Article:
Children are the most vulnerable population. Women tend to have less status than men in societies including the right to decent working conditions, decent pay, to vote, and so on. What is the relationship between the need to implement women’s rights and children’s rights?

All human rights need to be implemented correctly. Whether that be to stop child labour or give women equal rights, it is fundamentally important that fashion companies heed to basic human rights. If they don’t they have a lot to answer for.

Child labour and slavery are problems, major ones. These include children throughout the world. Tens of millions of children in the case of child labour and a few million for child slavery. How can individuals get the word out about these other rights violations?

There are many ways it can be done. Awareness is one thing, but the sense of detachment is another. For example, many consumers in the Western world are aware that when they buy clothes that from cheap high street fashion stores they are likely to have been made so cheap due to exploitation along the way. The trouble is, many people are so far detached from the people that are exploited that they are able to put it to the back of their mind. I suppose one way to keep it in the forefront of people’s minds could be for the fashion lines who DO treat their workers fairly to really make a song and dance about it in a way that shows up those who don’t.

How can individuals, designers, fashion industries, and consumers begin to work to implement those rights so that these vulnerable populations in many countries of the world have better quality of life?

To lead by example. And then make others aware that they are doing just that. As Gandhi said, ‘be the change you want to see in the world’ – so individuals can make sure they are only purchasing from labels who respect their workforce, designers and companies can work to good practices and make a point of it to the buying public. The more who do that, the more will follow. In the UK, if consumers are struggling to know how to find out which brands are most ethical, I would urge them to check out Ethical Consumer magazine and their website where they can find all of the necessary information.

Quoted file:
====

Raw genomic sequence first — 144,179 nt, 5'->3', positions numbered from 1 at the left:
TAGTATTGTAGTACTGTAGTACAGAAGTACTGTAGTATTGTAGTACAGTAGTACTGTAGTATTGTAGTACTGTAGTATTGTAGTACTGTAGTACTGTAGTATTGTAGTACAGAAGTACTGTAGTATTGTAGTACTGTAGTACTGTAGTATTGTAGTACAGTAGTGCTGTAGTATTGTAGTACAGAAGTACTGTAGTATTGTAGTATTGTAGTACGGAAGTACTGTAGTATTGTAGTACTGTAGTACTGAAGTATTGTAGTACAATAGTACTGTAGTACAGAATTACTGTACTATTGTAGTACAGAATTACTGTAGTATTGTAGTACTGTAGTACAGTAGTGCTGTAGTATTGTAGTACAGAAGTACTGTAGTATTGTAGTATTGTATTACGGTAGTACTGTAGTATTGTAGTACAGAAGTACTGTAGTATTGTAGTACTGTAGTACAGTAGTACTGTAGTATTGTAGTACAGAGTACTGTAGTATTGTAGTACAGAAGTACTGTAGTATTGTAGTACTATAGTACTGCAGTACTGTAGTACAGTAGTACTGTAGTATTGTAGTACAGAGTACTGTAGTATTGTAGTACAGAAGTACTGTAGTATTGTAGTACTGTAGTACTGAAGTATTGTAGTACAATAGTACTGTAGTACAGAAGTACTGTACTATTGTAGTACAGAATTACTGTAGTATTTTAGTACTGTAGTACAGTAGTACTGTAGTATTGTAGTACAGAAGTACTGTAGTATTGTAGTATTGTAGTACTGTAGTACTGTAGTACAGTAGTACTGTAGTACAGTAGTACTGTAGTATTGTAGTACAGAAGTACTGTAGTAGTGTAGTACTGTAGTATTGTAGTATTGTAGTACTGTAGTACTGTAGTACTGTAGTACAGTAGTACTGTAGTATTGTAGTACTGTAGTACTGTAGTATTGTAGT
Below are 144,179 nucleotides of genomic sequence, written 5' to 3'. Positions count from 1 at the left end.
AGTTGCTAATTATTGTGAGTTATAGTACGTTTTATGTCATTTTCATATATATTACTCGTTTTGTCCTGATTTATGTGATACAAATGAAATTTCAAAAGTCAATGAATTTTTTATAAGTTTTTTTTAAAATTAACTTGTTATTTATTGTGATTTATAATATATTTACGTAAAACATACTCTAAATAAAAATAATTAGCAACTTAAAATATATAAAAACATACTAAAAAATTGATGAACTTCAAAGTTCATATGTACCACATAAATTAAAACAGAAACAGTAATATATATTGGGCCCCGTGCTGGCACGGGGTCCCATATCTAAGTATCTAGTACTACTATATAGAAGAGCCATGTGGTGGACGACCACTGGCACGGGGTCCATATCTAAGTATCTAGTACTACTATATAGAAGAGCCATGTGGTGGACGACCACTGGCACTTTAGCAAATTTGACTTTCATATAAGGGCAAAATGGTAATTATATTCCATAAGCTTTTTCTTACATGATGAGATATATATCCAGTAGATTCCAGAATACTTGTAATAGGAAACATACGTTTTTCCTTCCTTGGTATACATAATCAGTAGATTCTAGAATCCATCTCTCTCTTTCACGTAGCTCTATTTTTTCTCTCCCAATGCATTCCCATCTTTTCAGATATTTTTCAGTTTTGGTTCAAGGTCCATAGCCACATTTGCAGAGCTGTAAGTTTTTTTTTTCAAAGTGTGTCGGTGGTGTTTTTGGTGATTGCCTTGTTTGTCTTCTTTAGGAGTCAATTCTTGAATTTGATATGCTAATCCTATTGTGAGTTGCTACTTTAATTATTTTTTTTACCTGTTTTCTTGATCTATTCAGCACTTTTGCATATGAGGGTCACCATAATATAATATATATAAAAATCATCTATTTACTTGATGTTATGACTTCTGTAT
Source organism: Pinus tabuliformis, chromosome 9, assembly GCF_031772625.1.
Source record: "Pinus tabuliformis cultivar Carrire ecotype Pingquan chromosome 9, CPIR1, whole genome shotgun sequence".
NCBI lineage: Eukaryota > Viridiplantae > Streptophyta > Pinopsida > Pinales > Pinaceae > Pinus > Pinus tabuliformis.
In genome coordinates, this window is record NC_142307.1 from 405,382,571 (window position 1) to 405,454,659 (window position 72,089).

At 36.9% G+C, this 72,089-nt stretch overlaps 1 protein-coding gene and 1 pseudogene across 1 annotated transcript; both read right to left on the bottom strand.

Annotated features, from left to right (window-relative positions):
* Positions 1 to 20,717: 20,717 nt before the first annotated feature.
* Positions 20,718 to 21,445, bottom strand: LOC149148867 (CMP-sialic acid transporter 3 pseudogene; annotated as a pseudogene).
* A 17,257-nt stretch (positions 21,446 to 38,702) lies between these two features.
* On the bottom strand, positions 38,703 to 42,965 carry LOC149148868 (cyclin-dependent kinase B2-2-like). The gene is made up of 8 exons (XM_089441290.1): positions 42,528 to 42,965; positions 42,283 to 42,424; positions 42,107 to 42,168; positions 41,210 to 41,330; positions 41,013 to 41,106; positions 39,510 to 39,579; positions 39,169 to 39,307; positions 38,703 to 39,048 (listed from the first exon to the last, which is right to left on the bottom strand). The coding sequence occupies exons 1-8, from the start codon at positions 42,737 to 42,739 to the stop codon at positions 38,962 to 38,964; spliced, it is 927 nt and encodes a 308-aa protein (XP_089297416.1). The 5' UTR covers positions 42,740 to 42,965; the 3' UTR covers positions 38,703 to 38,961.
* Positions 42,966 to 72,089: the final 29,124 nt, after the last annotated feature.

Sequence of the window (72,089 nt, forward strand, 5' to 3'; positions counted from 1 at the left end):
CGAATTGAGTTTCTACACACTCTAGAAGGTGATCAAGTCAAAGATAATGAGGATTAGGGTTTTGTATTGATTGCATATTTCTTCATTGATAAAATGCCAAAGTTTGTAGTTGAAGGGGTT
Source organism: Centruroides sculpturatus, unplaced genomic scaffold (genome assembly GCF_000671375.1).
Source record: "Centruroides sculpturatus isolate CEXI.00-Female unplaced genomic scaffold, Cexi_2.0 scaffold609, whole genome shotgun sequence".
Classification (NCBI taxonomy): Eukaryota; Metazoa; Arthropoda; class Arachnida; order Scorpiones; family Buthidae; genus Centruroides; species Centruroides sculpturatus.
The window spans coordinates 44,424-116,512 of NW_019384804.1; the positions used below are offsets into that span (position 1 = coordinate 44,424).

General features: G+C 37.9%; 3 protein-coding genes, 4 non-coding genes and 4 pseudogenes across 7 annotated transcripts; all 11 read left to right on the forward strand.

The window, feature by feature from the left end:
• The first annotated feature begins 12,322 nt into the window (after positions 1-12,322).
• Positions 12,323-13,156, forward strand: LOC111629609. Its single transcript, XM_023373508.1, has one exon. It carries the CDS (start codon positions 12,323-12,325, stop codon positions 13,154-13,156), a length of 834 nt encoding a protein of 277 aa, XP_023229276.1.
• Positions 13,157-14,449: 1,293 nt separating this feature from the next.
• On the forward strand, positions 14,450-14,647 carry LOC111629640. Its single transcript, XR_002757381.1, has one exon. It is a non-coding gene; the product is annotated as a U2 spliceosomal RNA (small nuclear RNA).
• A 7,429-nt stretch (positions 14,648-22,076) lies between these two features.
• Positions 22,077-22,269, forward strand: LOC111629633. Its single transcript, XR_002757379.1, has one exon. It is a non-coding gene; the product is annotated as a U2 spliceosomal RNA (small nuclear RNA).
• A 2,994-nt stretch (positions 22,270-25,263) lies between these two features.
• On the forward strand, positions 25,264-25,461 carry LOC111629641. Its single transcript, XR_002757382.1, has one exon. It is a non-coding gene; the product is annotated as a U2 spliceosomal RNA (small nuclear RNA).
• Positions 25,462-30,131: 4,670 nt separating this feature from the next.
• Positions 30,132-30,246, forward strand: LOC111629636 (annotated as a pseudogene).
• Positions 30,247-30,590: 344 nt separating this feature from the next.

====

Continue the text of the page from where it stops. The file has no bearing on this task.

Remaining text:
What topics most interest you?

Social and environmental justice. I also enjoy sports (soccer, cricket and snooker being my favorites), music, cooking and nature.

Did you have a mentor in this work?

Not a mentor as such but without the inspiration of Ethical Consumer magazine on top of the values instilled by my parents I wouldn’t be on this journey.

Have you mentored others?

Not in this field yet, as a fledgling myself.

What are the importance of mentors in the fashion world for professional, and personal, development?

I suppose it depends on the mentor. Ones who pass on ethical values are massively important.

From personal observations, more women than men involve themselves in the fashion industry by a vast margin of difference at all levels. Why?

That probably stems from how we’re brought up: Crudly, boys with action men, girls with barbie dolls. It’s all a nurture thing. When I was at school the girls all did cooking and textiles while the boys did woodwork and tech. Why that’s the case I don’t know.

What personal fulfillment comes from this work for you?

My dad once told me it’s always best to be part of the solution than part of the problem. So I’m hoping that by being part of the solution in terms of progressive consumerism I can feel some sense of fulfilment.

What other work are you involved in at this point in time?

I have been a web developer for over 10 years so I still do a bit of that, but I’m aiming to make Ethical Revolution my full time job.

Any recommended authors or fashionistas (or fashionistos)?

I’m going to say Russell Brand! He’s a bit of a style icon as well as an author and his heart is definitely in the right place in terms of social justice.

Any recommended means of contacting Ethical Revolution?

Sure, if you’re on Twitter then send me a tweet (@ethicalution). Otherwise send me an email (without spelling my email out in full it’s my name (sam) at ethicalrevolution.co.uk

Any feelings or thoughts in conclusion based on the conversation today?

I’m really glad to have had this conversation – the more links we can create between those of us who are trying to make these positive changes, the stronger we will be in reaching our goals. We’re just at the start … let’s do something amazing.

Thank you for your time, Sam.

Facebooktwittergoogle_plusredditpinterestlinkedinFacebooktwittergoogle_plusredditpinterestlinkedin

4 thoughts on “An Interview with Sam Attard of Ethical Revolution

  1. I got this website from my friend who informed me about this website and now this time I am browsing this web page and reading very informative articles or reviews at this time.

  2. Pingback: Darcy Lily Rachel Brown

  3. Pingback: Production diary (13.2.1, 13.2.2, 13.3.1, 13.3.2, 13.4.1, 13.6.1, 13.6.2, 13.7.1) – Darcy Lily Rachel Brown

Leave a Reply

Your email address will not be published.